The Trump administration is set to move $771 million of funding away from projects earmarked to the European Deterrence Initiative, a program created by the Obama administration that was designed to reassure anxious European allies that the U.S. would back them up in the wake of Russia’s annexation of Crimea.
From 2014 to 2019, the Deterrence Initiative’s budget ballooned from $1 billion to $6.5 billion; Trump himself has pushed for increases to the program in his budget proposals. So while plenty of EDI funding still remains, deferred cash from the program accounts for two out of every five dollars that the administration is diverting to the wall from overseas—raising more questions about Trump’s inconsistent posture on the threat posed by Russia, along with his willingness to support NATO, which he has characterized as a financial burden on the U.S.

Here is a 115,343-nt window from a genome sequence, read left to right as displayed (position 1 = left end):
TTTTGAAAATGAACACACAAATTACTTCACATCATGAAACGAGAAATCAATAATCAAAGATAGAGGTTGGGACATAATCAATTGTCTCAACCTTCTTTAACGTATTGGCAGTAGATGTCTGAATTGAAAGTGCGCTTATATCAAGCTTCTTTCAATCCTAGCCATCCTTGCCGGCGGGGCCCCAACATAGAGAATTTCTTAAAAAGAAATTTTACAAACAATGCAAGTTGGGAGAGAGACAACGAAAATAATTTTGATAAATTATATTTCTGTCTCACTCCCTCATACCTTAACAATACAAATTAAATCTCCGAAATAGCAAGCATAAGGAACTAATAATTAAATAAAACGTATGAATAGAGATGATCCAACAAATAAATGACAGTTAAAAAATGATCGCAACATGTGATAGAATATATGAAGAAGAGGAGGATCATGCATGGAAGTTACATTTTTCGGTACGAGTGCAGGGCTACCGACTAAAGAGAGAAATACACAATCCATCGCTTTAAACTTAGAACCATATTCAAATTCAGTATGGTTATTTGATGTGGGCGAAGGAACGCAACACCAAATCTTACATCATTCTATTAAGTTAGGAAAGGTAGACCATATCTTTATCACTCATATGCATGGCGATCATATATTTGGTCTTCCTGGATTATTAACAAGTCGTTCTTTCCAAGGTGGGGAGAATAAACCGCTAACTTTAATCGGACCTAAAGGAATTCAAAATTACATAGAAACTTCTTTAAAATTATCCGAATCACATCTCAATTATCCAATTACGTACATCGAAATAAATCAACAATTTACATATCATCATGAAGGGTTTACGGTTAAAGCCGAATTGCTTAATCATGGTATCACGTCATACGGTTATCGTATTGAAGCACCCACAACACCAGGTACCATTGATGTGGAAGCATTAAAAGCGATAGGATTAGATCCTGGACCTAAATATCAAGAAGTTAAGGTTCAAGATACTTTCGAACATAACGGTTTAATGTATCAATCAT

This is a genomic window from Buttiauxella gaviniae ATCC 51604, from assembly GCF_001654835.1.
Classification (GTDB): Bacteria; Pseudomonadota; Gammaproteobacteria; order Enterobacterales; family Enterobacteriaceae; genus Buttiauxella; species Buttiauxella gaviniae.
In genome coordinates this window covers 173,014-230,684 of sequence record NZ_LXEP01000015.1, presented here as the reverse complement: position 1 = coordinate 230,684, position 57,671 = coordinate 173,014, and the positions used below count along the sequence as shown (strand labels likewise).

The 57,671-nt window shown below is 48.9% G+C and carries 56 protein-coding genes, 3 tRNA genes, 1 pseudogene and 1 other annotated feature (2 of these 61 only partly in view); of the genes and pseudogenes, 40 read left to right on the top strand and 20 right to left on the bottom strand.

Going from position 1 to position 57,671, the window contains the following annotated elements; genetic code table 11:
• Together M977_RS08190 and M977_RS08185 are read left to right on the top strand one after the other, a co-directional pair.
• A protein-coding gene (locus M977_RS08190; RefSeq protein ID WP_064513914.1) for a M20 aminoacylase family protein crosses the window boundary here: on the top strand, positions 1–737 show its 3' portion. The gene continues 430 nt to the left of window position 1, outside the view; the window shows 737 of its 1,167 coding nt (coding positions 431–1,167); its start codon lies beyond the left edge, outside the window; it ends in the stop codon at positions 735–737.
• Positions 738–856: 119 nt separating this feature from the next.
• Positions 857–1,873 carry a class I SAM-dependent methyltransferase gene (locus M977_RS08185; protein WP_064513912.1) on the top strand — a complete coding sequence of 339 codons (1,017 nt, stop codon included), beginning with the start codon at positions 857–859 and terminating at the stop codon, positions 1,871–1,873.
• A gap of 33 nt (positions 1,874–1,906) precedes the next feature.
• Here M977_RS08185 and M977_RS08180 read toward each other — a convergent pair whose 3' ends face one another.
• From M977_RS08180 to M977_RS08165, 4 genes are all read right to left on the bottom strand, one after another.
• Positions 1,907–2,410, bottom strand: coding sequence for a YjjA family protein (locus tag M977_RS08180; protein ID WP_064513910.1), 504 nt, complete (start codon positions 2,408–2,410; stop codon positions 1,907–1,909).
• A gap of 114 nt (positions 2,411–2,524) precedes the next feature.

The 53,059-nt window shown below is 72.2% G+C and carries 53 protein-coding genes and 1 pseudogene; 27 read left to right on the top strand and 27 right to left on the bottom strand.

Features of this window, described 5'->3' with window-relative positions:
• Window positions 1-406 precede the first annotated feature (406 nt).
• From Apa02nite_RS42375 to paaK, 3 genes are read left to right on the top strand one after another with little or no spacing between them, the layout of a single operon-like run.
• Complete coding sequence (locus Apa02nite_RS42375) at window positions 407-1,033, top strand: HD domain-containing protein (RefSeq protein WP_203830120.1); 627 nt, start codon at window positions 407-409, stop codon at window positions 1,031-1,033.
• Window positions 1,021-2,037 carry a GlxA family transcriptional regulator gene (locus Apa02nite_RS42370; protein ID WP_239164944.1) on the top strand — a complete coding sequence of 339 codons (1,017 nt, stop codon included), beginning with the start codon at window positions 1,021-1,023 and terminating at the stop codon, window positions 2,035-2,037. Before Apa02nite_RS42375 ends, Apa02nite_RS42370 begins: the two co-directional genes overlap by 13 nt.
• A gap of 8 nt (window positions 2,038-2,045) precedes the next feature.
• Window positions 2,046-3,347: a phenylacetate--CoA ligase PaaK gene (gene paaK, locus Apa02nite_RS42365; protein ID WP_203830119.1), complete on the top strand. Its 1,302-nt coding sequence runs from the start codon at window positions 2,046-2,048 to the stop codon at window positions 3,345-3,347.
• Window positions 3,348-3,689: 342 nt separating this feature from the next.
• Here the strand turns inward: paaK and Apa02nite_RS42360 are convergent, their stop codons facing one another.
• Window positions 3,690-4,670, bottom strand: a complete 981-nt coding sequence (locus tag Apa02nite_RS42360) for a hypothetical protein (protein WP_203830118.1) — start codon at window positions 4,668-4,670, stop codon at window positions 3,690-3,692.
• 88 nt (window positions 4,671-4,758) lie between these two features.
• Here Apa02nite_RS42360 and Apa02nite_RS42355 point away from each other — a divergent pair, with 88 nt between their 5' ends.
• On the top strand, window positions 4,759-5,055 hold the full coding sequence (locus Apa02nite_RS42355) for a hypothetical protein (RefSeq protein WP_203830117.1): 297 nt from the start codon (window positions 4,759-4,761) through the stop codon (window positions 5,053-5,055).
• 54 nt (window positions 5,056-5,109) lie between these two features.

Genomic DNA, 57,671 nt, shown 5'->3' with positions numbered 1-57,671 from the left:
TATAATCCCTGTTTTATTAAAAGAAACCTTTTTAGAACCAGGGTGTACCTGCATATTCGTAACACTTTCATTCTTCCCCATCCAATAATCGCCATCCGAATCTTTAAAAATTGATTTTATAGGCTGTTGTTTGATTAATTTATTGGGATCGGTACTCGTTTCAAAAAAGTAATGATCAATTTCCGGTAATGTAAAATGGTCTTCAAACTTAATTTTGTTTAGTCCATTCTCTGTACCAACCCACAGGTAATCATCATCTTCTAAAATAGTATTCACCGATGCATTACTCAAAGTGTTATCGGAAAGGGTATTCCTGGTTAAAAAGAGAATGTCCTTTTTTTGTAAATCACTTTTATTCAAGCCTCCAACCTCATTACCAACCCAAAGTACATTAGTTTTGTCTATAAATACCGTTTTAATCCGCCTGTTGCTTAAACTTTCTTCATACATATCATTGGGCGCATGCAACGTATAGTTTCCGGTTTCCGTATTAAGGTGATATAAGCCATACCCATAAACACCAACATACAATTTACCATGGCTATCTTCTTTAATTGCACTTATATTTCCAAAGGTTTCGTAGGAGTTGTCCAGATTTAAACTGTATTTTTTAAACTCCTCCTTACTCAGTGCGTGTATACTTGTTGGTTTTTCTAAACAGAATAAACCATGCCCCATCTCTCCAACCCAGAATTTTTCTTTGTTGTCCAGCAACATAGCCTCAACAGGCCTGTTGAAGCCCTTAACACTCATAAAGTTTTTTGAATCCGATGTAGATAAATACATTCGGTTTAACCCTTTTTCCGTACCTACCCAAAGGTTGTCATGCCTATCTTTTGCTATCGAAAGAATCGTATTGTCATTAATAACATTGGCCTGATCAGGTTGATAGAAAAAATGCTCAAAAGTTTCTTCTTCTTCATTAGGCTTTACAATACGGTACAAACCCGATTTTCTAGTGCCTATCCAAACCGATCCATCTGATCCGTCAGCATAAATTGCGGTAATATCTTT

Those familiar with the region are now sounding the alarm about what signals the raiding of EDI sends to Russia and to U.S. allies in Europe. “The signal it sends to Russia,” said a congressional aide, “is that the U.S. isn’t serious about its deterrence initiative for Europe, we’re not serious about our commitment to NATO and to our allies. The messaging is bad, and it’s compounded with all the other bad things Trump has done to harm relations with Europe.”